Map facts

25th August 2012 by Helen



We use maps printed on paper when we are driving.  It’s a bit old fashioned but we like it because we lay the map out on the floor and see where everything is in the country much more easily this way.

Maps of all different parts of the world can be seen on a website called Google Maps.  You can probably even see your house the maps are so detailed.

But how did we get maps in the first place?

Right now we are travelling in Chile in South America.  We are using modern paper maps but in the early 1800′s it took Alexander von Humboldt five years to prepare the maps of South America.

With two modern satellites it takes just three years to make a map of the whole world.

The satellites are called TanDem-X and TerraSAR-X.  They orbit the earth at a height of 319 miles.  That’s about the same distance as it is from London to Liverpool!!  Despite being so far away from the earth they can see reall good detail and scientists are using the data from the satellites to make a 3D map of the earth.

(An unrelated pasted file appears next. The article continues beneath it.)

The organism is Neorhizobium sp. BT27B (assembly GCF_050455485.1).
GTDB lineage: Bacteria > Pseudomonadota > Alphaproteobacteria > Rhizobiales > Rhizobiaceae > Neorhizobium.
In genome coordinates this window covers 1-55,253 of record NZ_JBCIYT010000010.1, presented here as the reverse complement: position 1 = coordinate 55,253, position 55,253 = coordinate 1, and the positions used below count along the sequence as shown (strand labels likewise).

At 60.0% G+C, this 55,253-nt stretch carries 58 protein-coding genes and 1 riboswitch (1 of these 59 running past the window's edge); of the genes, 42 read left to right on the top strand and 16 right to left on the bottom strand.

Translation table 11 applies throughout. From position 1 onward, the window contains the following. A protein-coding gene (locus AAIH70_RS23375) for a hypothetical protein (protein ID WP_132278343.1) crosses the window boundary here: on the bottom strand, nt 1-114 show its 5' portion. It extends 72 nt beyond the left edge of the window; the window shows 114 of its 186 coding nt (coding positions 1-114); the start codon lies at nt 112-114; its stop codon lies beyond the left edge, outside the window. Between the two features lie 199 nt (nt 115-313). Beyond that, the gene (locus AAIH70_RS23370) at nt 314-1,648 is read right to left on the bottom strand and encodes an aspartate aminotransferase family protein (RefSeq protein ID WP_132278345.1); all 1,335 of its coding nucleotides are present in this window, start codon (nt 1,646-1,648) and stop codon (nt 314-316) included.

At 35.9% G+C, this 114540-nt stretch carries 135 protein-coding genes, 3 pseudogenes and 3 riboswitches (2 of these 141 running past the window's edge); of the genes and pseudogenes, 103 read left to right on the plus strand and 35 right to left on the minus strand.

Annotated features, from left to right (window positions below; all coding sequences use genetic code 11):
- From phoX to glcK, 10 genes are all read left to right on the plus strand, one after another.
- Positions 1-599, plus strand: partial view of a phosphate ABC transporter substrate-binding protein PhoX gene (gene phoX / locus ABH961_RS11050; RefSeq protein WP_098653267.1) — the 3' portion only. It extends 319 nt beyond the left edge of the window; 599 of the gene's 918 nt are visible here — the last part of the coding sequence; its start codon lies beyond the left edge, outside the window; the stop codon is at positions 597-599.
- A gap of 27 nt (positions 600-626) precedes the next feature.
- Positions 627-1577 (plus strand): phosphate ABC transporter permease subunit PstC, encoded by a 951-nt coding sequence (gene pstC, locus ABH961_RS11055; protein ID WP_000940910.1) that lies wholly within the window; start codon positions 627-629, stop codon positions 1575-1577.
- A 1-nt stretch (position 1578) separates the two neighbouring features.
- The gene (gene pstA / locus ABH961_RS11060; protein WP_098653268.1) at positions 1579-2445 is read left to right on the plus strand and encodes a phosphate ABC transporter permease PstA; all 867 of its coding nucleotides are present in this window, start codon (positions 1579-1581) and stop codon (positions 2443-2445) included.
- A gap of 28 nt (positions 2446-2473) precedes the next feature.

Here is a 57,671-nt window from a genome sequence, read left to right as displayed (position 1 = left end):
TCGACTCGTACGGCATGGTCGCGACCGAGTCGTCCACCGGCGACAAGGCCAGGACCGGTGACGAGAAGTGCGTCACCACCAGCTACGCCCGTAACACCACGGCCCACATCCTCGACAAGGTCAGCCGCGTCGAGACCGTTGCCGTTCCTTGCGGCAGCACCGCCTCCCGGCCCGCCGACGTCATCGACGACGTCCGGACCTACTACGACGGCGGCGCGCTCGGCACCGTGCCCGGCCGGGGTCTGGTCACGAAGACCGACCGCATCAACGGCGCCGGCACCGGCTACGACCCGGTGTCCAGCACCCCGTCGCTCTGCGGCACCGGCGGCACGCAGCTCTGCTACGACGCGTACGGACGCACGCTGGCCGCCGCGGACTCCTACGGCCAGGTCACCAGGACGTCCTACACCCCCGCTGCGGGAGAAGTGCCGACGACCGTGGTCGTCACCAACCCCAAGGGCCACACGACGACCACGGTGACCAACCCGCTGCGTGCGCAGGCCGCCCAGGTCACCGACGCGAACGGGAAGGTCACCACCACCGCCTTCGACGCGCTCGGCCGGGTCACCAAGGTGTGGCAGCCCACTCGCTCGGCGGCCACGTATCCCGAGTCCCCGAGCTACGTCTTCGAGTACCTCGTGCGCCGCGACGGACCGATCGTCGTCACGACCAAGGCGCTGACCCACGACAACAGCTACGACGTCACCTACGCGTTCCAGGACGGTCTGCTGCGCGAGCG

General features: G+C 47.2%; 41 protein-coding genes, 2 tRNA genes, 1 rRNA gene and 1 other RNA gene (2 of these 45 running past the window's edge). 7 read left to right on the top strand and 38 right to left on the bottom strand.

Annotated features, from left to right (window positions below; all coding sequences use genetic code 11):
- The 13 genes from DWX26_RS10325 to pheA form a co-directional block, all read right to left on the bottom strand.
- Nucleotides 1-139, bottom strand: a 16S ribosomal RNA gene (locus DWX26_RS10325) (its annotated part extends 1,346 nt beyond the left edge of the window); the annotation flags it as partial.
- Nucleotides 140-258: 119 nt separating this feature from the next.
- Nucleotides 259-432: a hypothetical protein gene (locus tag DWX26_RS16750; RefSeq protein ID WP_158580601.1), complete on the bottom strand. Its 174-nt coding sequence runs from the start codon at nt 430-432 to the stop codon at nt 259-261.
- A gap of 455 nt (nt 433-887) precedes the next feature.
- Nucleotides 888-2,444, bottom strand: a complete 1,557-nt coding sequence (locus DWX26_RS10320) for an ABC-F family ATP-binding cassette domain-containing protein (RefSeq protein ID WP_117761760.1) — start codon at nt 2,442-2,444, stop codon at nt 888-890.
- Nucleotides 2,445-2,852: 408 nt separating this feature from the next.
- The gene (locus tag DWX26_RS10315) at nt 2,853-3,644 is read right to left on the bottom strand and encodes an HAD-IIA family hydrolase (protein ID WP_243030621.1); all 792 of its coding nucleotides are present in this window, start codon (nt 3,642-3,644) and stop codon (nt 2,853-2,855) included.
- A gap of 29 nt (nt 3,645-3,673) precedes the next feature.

Over three years the two satellites will send 1,572,863 gigabytes of data.  That’s really hard to imagine.  If you were to put all that data on to DVD’s you would have so many DVDs that if you put them one on top of each other the pile would be 430 metres high!!



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